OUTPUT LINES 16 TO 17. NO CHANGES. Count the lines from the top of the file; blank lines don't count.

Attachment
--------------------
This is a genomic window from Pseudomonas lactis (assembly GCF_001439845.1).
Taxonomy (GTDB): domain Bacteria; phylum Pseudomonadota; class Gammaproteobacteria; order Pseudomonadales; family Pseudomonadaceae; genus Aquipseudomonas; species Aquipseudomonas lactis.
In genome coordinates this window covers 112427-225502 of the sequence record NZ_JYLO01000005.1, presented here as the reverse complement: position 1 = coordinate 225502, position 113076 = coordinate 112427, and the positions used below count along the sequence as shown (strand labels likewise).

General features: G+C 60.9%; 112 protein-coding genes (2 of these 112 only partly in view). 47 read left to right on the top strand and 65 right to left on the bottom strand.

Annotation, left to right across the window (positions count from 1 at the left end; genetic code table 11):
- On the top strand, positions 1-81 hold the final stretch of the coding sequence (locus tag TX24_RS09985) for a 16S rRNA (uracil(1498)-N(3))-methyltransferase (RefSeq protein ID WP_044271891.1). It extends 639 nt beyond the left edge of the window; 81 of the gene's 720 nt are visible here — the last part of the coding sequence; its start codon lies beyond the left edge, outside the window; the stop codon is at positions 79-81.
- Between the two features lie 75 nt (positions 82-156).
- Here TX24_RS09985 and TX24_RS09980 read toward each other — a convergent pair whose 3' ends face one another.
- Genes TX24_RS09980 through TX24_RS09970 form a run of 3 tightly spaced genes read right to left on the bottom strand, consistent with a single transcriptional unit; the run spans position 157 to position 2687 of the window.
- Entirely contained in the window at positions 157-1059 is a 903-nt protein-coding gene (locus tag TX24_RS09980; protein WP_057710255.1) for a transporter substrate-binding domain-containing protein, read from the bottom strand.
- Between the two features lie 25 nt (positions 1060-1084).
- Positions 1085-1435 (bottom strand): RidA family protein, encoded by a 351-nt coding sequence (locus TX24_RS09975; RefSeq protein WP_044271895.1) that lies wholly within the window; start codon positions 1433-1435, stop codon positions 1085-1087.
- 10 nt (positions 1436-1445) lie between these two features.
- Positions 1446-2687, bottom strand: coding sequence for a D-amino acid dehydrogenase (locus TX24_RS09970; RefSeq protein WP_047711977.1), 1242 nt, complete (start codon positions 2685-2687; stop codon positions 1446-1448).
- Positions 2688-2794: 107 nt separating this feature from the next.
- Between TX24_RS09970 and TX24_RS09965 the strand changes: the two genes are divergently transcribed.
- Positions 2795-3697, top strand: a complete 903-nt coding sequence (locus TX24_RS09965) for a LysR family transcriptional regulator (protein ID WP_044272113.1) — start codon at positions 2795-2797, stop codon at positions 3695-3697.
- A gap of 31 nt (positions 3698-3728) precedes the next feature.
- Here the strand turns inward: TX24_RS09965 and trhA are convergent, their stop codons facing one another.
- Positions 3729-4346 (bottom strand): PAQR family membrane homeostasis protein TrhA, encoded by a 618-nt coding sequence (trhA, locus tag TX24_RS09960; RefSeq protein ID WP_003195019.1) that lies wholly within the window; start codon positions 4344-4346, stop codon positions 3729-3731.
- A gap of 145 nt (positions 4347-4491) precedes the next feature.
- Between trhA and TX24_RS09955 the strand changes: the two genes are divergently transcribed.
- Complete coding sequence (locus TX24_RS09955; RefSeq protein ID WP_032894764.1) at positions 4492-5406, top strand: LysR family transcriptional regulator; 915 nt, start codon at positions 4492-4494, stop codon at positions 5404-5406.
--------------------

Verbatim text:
- Between TX24_RS09970 and TX24_RS09965 the strand changes: the two genes are divergently transcribed.
- Positions 2795-3697, top strand: a complete 903-nt coding sequence (locus TX24_RS09965) for a LysR family transcriptional regulator (protein ID WP_044272113.1) — start codon at positions 2795-2797, stop codon at positions 3695-3697.